Evaluating the insect fauna on Missouri native wildflowers and selected cultivars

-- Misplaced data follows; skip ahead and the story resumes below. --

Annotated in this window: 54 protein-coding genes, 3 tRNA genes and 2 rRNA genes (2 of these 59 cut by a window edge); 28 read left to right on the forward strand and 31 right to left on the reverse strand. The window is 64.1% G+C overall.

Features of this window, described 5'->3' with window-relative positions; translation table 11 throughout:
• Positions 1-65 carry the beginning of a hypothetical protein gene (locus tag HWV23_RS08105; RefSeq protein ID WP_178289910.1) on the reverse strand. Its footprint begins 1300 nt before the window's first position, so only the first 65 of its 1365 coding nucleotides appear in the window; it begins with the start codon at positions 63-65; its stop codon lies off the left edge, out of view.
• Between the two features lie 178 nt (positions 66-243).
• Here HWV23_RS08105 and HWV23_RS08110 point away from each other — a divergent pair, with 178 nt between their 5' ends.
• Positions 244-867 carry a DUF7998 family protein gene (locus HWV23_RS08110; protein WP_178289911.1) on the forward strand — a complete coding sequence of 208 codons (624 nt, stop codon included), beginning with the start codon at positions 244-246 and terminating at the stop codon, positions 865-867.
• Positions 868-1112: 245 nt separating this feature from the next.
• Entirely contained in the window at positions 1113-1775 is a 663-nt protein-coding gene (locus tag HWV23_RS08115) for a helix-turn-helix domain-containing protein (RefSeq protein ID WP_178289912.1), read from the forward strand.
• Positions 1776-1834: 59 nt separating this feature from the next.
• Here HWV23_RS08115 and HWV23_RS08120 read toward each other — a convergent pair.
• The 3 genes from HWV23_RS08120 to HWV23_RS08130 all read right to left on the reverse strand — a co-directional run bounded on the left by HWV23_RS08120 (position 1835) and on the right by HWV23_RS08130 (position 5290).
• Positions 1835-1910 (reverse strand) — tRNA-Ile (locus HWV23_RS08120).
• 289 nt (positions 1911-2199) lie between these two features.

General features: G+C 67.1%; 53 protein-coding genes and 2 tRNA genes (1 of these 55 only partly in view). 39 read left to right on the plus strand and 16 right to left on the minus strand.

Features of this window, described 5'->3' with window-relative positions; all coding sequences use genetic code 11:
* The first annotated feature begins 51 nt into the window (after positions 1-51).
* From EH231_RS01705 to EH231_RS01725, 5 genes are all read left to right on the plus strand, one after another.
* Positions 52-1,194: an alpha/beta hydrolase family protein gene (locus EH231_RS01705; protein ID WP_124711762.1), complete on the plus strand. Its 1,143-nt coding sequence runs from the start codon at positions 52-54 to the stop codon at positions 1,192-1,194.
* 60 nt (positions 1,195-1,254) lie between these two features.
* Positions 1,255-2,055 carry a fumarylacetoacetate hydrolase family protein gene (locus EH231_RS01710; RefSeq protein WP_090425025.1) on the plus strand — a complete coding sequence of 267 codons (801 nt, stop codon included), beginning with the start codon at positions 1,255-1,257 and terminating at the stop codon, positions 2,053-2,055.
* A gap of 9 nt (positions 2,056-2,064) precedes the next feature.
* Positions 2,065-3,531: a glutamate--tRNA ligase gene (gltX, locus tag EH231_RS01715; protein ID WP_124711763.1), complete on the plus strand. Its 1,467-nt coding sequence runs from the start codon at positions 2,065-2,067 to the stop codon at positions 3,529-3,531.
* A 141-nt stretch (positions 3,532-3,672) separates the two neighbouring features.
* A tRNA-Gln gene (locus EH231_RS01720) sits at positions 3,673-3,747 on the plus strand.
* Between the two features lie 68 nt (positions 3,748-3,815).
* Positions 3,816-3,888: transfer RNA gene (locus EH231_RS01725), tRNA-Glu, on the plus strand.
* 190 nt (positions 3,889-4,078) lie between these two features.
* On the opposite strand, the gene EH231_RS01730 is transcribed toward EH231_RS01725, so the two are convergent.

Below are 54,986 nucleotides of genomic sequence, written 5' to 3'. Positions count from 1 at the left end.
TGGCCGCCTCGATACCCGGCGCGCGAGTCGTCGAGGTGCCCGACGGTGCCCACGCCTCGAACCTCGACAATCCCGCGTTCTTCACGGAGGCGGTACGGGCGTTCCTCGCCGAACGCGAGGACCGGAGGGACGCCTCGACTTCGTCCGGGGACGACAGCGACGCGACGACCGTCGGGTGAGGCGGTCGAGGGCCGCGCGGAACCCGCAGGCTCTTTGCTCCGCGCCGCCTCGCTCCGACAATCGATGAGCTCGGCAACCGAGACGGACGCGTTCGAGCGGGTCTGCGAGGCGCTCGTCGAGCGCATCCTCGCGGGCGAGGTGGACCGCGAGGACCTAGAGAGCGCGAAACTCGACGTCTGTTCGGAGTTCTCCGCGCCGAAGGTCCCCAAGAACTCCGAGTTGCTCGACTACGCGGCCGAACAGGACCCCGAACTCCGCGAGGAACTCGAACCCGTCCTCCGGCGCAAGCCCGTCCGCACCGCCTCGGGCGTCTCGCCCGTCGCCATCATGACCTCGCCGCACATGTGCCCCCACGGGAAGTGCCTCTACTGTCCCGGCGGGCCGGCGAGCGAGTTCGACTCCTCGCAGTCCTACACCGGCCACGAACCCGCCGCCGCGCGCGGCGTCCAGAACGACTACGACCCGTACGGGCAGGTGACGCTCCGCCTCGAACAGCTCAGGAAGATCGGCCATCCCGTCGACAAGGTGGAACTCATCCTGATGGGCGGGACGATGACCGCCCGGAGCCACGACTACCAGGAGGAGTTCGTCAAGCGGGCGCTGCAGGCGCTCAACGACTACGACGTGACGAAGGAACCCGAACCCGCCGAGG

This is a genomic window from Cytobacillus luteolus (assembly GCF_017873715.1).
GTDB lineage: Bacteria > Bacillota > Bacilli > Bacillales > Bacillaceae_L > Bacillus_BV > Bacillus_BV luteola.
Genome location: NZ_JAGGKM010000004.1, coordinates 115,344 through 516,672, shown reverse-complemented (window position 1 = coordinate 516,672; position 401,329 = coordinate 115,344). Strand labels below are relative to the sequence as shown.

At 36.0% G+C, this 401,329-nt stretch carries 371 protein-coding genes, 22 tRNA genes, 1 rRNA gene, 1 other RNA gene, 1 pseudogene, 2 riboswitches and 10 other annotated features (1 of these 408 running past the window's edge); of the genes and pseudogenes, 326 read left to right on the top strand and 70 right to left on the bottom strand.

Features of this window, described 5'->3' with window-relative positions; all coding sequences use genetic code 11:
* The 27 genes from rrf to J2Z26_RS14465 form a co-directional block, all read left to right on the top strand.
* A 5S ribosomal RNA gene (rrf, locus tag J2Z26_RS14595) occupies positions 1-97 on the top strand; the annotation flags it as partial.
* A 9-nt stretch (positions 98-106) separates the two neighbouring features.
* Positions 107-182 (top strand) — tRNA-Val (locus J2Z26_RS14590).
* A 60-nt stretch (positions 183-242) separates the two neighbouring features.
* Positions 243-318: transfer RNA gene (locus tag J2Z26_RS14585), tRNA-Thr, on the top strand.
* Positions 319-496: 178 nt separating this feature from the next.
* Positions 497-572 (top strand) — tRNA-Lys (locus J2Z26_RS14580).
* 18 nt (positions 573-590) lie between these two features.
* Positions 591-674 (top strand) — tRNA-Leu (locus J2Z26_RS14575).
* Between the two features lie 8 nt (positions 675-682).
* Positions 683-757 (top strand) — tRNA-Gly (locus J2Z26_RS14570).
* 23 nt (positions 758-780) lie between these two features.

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[ACCESS RESTRICTED TO THE UNIVERSITY OF MISSOURI AT AUTHOR'S REQUEST.] Insects respond to a wide variety of plant characteristics in their search for plant provided resources. There is debate as to whether native cultivated plants should be used instead of or in addition to non-cultivated native plant types. The advantages and disadvantages of using native angiosperms or the cultivated plant varieties to attract/deter insect visitors are not clearly identified. Controversy exists among native plant supporters towards the capabilities of cultivated varieties to attract a particular type of insect fauna or a plethora of insect visitors. A comparison was made of six Missouri native and cultivated native wildflowers from the Asteraceae family with a goal of determining if insect fauna preferences for plant type exist, and whether insect fauna presence was associated with particular plant characteristics. A comparison of individual plant treatments revealed significant insect order preferences, and overall findings indicate a clear preference for non-cultivated native plant treatments across all insect orders except for Orthoptera, which had a significant preference for cultivated treatments. Insects were found in a 60-to-40 percent ratio on foliage and blooming plant regions respectively and equal numbers of insects were found in both diurnal and nocturnal collections. Specific plant characteristics were also considered to determine their role in insect attraction to flowering plants. A multiple regression showed linear and quadratic relationships between insect orders and specific plant characteristics. Continued work can investigate other factors contributing to the overall attractiveness of these and other native and cultivated native Missouri plants.
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